With the pandemic encouraging many of us to put off large Thanksgiving gatherings this year, and foregoing the annual insanity of “Black Friday” (an event I honestly have never understood), there remains the opportunity to explore the outdoors.
The current situation is what it is, and we are stuck with it. For the moment, at least. Now, more than ever, why not opt to head outside? Social distancing is a lot easier to accomplish, and it’s good from time to time to remind ourselves that we are still a part of the natural world.
So try to spend some time outside this weekend, but remember to keep your proper wildlife distance.
Earth, caught in a ray of light; Image credit: Voyager 1/NASA
The image was taken by Voyager 1 at the suggestion of Carl Sagan on 14 February 1990. At the time, Voyager 1 was 4 billion miles away from its home planet. As the spacecraft was approaching the fringe of our solar system, engineers turned it around for one final glimpse at Earth.
Artist rendering of Voyager 1; Credit: NASA
‘Look again at that dot. That’s here. That’s home. That’s us. On it everyone you love, everyone you know, everyone you ever heard of, every human being who ever was, lived out their lives. The aggregate of our joy and suffering, thousands of confident religions, ideologies, and economic doctrines, every hunter and forager, every hero and coward, every creator and destroyer of civilization, every king and peasant, every young couple in love, every mother and father, hopeful child, inventor and explorer, every teacher of morals, every corrupt politician, every “superstar,” every “supreme leader,” every saint and sinner in the history of our species lived there–on a mote of dust suspended in a sunbeam.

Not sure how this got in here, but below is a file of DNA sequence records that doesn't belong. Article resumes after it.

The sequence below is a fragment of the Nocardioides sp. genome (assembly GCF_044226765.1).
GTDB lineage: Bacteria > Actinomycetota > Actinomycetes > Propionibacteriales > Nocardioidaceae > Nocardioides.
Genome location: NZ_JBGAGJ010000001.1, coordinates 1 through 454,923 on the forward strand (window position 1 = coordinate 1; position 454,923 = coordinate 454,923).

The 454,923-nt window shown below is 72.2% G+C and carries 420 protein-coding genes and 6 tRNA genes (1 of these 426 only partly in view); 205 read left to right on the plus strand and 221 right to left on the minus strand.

The Earth is the only world known so far to harbor life. There is nowhere else, at least in the near future, to which our species could migrate. Visit, yes. Settle, not yet. Like it or not, for the moment the Earth is where we make our stand.
It has been said that astronomy is a humbling and character-building experience. There is perhaps no better demonstration of the folly of human conceits than this distant image of our tiny world. To me, it underscores our responsibility to deal more kindly with one another, and to preserve and cherish the pale blue dot, the only home we’ve ever known.’
Courtesy of the snow bound folks in Valdez, Alaska
I stopped by the grocery store on Friday morning, and was amazed at how many people wanted to encroach into my 6 foot bubble. I wasn’t even in the TP aisle! I wondered if people just don’t know what a six foot gap looks like. Lo & behold, the fine folks in Valdez have had the same thought.
In all honesty, this is the only time of year in Alaska where one sees only 457 mosquitoes in a space of six feet. Swatting season is just around the corner!